Robert Moshe Rosenkrantz was born in Torrance, California, on May 22, 1967, to Herbert Rosenkrantz, a lawyer, and his wife Barbara. Rosenkrantz first recognized his homosexual feelings at age 12 or 13, but remained closeted, filled with self-loathing and terrified of revealing his feelings to anyone. As a high school student he was outwardly the all-American boy, the best soccer goalie in his league, with a super-fast hot rod, running a successful auto-detailing business, and delivering pizzas. However, through a computer bulletin board he was beginning to contact and make friends with other gay teens. His younger brother, Joey, overheard and taped a telephone conversation Rosenkrantz had with another gay youth, planning a small party at the Rosenkrantz family's beach house in Hermosa Beach for June 21, 1985, the night of Rosenkrantz's graduation from Calabasas High School. On that night, Joey and one of Rosenkrantz's classmates, Steve Redman, who was known for his quick temper and hatred for homosexuals, surprised Rosenkrantz and a friend in the bedroom of the beach house, hoping to catch them in a compromising situation. A fight broke out, in which Redman broke Rosenkrantz's nose and burned him and Rosenkrantz tazered his brother. Redman then outed Rosenkrantz to his parents. When confronted by his father, who demanded the names and numbers of his gay contacts, Rosenkrantz denied his homosexuality, but left the family home the next morning, sleeping in his car and delivering pizzas. Fearing that his family would reject him if Redman continued his accusations, Rosenkrantz purchased an Uzi, intending to frighten him into recanting. On June 28, 1985, Rosenkrantz confronted Redman demanding that he take back his accusations; when Redman refused, Rosenkrantz shot and killed him, and then fled to Stockton, where he lived with a family whose 16-year-old friend he had befriended. While in Stockton, Rosenkrantz began talking by telephone with Los Angeles psychiatrist Michael Coburn, who had been hired by his parents to be available if he wanted to call, and with two criminal attorneys who had been hired to defend him. Sometime around July 21, Rosenkrantz decided to surrender. On July 22, 1986, he drove to Northridge, where Coburn had him admitted to the psychiatric unit at Northridge Hospital Medical Center and diagnosed him as suicidal and in serious emotional trouble; early the next morning, by prearrangement, Rosenkrantz's lawyers called the Los Angeles County Sheriff's Department, which came to the hospital and took custody of Rosenkrantz.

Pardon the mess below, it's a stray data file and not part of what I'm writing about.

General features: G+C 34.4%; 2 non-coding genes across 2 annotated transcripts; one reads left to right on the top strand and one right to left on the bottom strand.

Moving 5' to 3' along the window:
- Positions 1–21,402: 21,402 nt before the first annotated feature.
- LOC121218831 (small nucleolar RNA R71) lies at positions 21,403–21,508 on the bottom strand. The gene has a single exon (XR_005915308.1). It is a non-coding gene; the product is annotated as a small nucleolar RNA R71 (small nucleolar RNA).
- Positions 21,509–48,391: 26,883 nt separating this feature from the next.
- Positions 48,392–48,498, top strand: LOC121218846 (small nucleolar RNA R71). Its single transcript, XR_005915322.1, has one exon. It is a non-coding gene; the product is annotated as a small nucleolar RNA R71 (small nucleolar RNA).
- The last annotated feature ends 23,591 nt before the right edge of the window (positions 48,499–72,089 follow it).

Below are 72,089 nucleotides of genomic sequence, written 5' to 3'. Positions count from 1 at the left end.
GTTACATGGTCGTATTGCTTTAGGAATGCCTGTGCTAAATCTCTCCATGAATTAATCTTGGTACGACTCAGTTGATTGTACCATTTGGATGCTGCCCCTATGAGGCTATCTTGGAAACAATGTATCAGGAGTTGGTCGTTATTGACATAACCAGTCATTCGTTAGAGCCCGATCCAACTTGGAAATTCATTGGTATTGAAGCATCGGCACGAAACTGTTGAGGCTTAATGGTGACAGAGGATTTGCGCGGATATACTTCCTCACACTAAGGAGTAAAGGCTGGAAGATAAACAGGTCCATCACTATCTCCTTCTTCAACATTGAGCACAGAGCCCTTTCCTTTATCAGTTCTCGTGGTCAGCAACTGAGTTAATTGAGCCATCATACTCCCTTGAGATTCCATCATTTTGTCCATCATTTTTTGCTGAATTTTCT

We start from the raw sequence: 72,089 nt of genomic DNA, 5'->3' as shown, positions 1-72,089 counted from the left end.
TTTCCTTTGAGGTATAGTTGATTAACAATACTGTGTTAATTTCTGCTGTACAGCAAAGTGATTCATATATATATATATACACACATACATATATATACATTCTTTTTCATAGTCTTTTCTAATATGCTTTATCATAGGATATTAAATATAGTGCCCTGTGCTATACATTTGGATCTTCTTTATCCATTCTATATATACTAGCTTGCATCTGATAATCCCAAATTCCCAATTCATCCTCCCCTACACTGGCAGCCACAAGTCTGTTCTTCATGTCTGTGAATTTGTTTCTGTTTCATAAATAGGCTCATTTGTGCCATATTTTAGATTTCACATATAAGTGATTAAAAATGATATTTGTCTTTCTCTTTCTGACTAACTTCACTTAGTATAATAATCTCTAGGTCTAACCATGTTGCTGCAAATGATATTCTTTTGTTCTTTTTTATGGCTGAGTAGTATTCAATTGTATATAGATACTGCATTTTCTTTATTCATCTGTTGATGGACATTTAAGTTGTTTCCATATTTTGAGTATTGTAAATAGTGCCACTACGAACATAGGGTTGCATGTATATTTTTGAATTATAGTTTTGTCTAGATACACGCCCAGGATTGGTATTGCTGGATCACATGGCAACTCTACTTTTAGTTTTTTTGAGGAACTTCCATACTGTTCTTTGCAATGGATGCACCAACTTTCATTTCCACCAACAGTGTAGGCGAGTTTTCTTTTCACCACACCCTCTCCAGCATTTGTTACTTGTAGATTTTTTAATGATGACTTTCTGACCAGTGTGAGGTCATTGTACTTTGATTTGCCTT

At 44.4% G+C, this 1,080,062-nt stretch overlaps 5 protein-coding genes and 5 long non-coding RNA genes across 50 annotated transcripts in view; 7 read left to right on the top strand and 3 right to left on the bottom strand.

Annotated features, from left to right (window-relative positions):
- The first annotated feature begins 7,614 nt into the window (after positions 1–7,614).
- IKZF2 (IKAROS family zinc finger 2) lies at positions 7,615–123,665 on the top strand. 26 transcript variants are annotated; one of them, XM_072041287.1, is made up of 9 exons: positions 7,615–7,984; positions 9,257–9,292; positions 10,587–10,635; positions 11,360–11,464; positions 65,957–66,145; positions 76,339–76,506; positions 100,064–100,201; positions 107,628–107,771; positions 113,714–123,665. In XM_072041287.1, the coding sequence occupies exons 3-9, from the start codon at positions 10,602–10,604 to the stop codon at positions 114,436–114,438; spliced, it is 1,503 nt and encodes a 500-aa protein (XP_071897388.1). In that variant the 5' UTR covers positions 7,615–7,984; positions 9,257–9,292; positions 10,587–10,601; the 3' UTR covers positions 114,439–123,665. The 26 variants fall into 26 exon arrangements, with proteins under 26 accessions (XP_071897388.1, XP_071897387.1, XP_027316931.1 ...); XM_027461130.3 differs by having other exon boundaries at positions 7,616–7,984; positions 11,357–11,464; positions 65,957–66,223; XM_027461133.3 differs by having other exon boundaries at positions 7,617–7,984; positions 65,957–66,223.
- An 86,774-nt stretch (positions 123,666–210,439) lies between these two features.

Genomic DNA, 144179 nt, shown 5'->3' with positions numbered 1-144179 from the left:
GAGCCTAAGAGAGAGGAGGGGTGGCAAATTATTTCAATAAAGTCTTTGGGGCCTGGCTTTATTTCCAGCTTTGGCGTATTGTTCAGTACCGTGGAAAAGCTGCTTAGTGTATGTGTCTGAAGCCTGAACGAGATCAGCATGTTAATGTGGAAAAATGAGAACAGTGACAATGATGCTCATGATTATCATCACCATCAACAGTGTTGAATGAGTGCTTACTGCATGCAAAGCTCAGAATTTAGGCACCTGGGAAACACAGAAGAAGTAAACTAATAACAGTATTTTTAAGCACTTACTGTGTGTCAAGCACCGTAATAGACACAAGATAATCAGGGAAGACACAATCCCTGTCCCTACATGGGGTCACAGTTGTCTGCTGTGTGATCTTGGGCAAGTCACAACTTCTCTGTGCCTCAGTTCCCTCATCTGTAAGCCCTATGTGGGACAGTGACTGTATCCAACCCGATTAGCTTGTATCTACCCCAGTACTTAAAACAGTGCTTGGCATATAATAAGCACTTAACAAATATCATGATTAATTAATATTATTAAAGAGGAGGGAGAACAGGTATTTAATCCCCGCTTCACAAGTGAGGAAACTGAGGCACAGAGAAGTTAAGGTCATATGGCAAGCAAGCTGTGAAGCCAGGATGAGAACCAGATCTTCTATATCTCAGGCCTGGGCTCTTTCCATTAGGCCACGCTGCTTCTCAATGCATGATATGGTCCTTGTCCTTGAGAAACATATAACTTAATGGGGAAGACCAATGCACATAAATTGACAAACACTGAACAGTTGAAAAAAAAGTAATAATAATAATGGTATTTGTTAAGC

On July 24, 1985, Rosenkrantz pleaded not guilty; the trial began on May 5, 1986. The case of a closeted gay man killing the person who had outed him generated considerable publicity in both the gay and mainstream press. On June 9, 1986, Rosenkrantz was convicted of second degree murder, and on July 7, 1986, was sentenced to 17 years to life imprisonment, the maximum sentence permitted for the crime. Rosenkrantz began serving his term on July 14, 1986, at the California Institute for Men in Chino; on August 5, 1986, he was transferred to the California Men's Colony in San Luis Obispo.
During his time in prison, Rosenkrantz was a model prisoner, expressing remorse for his crime, earning a bachelor's degree, counseling fellow prisoners, and reaching out to gay youth. In 1996, a three-member panel of the Board of Prison Terms found him eligible for parole; however, despite considerable litigation and several sharply-worded court orders for his release, he was repeatedly denied parole by Governor Gray Davis, whose policy as governor was against parole for convicted murderers. Finally, an order by Los Angeles County Superior Court Judge David Wesley on July 27, 2006, paved the way for Rosenkrantz's release, and he was freed on August 5, 2006, after serving 20 years in prison.
Siminoski, Dan. "A Killing in Calabasas". Advocate, November 11, 1986.
Robert Rosenkrantz subject file, ONE National Gay & Lesbian Archives.